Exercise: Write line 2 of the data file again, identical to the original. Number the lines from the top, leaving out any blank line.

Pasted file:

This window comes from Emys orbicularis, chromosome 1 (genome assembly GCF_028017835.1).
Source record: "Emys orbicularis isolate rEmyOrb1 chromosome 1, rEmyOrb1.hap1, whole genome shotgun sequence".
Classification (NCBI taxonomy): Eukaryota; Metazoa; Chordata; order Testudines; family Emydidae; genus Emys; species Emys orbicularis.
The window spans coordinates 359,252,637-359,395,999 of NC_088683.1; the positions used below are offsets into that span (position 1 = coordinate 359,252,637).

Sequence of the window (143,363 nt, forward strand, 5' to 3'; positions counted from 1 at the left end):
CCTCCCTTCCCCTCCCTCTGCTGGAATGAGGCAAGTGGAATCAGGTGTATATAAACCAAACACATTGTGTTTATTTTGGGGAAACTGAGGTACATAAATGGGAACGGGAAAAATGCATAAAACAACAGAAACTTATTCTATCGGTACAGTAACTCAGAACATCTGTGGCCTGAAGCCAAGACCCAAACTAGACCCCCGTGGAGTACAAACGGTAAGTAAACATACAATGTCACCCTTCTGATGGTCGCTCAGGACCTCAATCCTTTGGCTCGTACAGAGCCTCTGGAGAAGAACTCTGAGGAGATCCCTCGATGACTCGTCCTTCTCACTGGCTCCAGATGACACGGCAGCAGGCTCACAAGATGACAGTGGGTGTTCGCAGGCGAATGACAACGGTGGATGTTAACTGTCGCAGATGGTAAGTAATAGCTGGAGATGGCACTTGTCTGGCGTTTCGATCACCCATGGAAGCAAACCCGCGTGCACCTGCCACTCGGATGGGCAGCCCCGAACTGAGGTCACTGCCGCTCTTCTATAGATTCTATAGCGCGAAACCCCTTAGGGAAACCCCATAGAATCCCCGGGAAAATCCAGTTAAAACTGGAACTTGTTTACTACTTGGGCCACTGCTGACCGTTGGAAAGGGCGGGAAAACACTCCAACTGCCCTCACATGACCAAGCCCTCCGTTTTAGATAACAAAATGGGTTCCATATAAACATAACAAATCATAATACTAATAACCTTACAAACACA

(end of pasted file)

Source record: "Emys orbicularis isolate rEmyOrb1 chromosome 1, rEmyOrb1.hap1, whole genome shotgun sequence".